Skip to main content

Don't "Fix" The X-Division, Just Give Me What It Used To Be


For awhile now, we've heard pro wrestling fans, mostly those of TNA Wrestling, discuss what the company should do next with the once proud X-Division. I say "once proud" because let's face it, the division hasn't been what it used to be for a long time now. For a very, very long time. 

Some believe the "style" is outdated, and others voice their opinions (what else do you expect from wrestling fans?) on "how TNA can fix the X-Division". It's become so passe, that it sounds like a statement from a politician. I'm going to lower taxes! I'm going to improve education! I'm going to fix the X-Division! 

What truly annoys me as of late is TNA's constant acknowledgement of the division setting TNA Wrestling apart which just feels disingenuous. As of this post, TNA's X-Division is the least X-Division-like brand there is. It's hard to continue to make that claim when Lucha Underground is pushing the limits with its in-ring style each week. You can't keep saying that tired line when NXT is offering some exciting stuff to fans. And certainly not when New Japan's Junior Heavyweights are forcing silent crowds in Japan to roar in disbelief.


Angelico in Lucha Underground is pretty awesome

Furthering my frustration is when TNA constantly hears from fans in their feedback polls the demand for more X-Division action, and we're given a "rebirth" for a week or two.

As a fan of TNA since day one - yes, since that very first night in Nashville - it was indeed the X-Division that hooked me in. It was fresh, innovative, energetic, and compelling. Most of all, there was a certain hunger that was obvious that is missing today. That's not a knock on work rate or the talented men on the current roster, but there just isn't that urgency to steal the show there used to be.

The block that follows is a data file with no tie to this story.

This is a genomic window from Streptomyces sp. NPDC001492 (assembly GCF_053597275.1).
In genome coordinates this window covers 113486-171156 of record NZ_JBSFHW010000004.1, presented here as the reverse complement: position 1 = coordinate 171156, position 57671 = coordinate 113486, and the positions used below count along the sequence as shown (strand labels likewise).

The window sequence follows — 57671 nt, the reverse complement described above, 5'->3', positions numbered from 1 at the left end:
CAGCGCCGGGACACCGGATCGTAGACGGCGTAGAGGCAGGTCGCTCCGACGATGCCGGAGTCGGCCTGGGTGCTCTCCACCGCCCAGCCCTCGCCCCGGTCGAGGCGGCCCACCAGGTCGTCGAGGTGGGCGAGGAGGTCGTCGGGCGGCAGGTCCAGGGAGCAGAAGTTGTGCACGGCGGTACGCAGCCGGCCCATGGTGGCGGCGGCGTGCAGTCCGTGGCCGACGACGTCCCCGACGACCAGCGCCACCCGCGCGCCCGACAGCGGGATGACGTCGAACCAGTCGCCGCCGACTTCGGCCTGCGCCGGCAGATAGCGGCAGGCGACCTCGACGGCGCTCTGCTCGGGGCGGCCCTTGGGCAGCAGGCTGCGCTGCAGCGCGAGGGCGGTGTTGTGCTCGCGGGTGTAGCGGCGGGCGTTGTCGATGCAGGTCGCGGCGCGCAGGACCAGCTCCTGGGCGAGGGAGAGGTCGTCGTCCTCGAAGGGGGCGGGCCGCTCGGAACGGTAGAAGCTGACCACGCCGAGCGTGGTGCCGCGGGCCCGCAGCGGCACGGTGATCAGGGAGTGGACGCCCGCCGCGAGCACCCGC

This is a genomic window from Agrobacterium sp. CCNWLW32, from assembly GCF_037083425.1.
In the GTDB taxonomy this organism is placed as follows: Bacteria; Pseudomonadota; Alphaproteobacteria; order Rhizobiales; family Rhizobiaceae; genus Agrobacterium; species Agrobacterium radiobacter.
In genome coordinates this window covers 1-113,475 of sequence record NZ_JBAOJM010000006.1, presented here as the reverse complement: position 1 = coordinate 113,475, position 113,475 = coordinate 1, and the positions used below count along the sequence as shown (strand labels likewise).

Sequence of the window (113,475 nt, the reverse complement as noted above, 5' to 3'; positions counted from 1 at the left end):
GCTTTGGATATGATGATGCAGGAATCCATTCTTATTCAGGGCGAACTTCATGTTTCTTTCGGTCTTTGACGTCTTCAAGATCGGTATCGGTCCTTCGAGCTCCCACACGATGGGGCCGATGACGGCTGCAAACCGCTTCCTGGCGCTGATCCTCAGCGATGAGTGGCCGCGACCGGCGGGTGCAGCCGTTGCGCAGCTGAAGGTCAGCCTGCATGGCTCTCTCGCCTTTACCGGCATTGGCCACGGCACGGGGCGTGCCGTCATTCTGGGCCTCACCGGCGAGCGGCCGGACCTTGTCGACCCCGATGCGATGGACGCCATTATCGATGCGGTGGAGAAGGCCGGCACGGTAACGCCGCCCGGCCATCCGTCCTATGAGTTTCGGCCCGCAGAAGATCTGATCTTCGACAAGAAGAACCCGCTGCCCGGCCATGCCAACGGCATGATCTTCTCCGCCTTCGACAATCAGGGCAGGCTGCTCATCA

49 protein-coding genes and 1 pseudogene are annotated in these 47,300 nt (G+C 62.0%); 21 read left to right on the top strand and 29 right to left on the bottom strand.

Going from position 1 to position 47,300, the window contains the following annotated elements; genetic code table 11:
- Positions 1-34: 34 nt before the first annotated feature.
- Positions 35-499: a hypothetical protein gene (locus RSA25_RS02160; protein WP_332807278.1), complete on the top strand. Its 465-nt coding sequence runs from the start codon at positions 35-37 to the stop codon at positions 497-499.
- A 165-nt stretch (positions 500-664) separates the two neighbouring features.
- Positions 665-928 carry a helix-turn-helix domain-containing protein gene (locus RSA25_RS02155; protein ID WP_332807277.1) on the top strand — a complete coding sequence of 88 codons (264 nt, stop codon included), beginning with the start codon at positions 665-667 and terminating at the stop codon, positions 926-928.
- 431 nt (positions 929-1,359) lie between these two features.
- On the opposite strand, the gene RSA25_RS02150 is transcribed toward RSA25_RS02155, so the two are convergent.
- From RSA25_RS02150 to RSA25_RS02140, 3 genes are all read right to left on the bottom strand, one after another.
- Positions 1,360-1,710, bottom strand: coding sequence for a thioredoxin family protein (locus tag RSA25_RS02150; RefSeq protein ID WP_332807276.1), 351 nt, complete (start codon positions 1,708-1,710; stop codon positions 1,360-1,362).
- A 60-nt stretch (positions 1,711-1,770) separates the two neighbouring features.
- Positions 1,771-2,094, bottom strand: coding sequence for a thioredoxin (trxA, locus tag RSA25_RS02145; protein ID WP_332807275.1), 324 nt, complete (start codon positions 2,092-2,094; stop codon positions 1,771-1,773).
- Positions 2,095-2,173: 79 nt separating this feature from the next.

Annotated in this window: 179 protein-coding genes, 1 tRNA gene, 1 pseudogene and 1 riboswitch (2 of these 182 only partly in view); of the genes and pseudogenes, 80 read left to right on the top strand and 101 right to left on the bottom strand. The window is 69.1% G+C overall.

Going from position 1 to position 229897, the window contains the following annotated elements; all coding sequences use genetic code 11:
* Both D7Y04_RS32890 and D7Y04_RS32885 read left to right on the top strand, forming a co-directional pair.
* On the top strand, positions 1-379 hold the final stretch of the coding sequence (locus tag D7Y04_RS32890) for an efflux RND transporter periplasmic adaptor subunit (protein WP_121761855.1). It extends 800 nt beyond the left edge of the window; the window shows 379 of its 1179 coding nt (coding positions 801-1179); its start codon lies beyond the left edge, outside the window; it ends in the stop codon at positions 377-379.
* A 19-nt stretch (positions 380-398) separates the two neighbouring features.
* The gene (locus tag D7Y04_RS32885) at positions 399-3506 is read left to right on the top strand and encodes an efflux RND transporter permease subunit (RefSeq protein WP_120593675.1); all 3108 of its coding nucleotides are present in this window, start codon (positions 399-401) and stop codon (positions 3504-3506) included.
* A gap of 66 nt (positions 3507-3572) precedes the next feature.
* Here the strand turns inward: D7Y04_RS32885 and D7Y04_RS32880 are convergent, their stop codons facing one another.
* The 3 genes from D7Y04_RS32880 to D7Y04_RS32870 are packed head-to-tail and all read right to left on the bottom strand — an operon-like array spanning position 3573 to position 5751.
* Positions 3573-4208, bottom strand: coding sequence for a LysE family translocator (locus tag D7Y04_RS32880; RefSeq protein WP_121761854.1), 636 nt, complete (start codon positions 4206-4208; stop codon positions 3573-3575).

The old guard just felt like a brand within a brand. The X-Division was just that, a separate division of guys looking to make their claim on the pro wrestling stage. 

Obviously, part of that original magic was due to the unbelievable talent TNA had in such a division that is indeed difficult to duplicate. We're talking Styles, Daniels, Joe, Kazarian, Lynn, Low Ki, Siaki, Kid Kash, Michael Shane, Amazing Red, and others who weren't their namesake just yet.

They pushed the lever every night to force us to notice them, despite not having any time devoted for character development through promos or backstage segments. 

It's a far cry from Crazzy Steve, whose most athletic exhibition in TNA thus far seems to be jumping atop his opponent's shoulders to bite them. 

It's a huge fall to the insulting couple of minutes where fans are treated to a unnatural suicide dive or a random plancha to fill some imaginary quota of spots needed to qualify as "X-Division-like". I absolutely hate that. 

Ever notice The Best of the X-Division Volume 3 DVD has yet to be released? No kidding. 

The X-Division was once a variant in the product. The video game crash-derby that was exciting and offered a different style from the main event, tag, and women's scene. IT all contributed to a sum that rounded out a well balanced product. 

There are some who feel the company needs a mid-card title, a true mid-card title. While I can acknowledge that viewpoint, I believe there is something special about the X-Division title being ambiguous, and in some cases, being held on the same plane as the TNA Championship. 

For me, for the longest time, as TNA cycled through regimes and tried to "find itself" and its "identity", the search felt ill-advised. TNA's identity, at least to this fan, was indeed doing things that was different, and doing it well - mainly the X-Division and it's Women's division. 

Watching Monday Night Raw this past week and John Cena's U.S. Title Open Challenge was the final straw in my frustration on this topic. Why? Because Neville vs. John Cena was awesome. I don't remember the last time I felt that way about the X-Division. You know, that "holy smokes, you have to see this match" feeling. 

Watching Neville vs. Cena was what the X-Divison used to be. Exciting action. About a title defended and sought after every week while representing something much more, much deeper than just a championship. About competition. About making a statement. About a revolution. Not because it's time to trade it in. Not because it's Destination X time.

When the WWE is doing no-limits better than TNA, that's where the line should be drawn.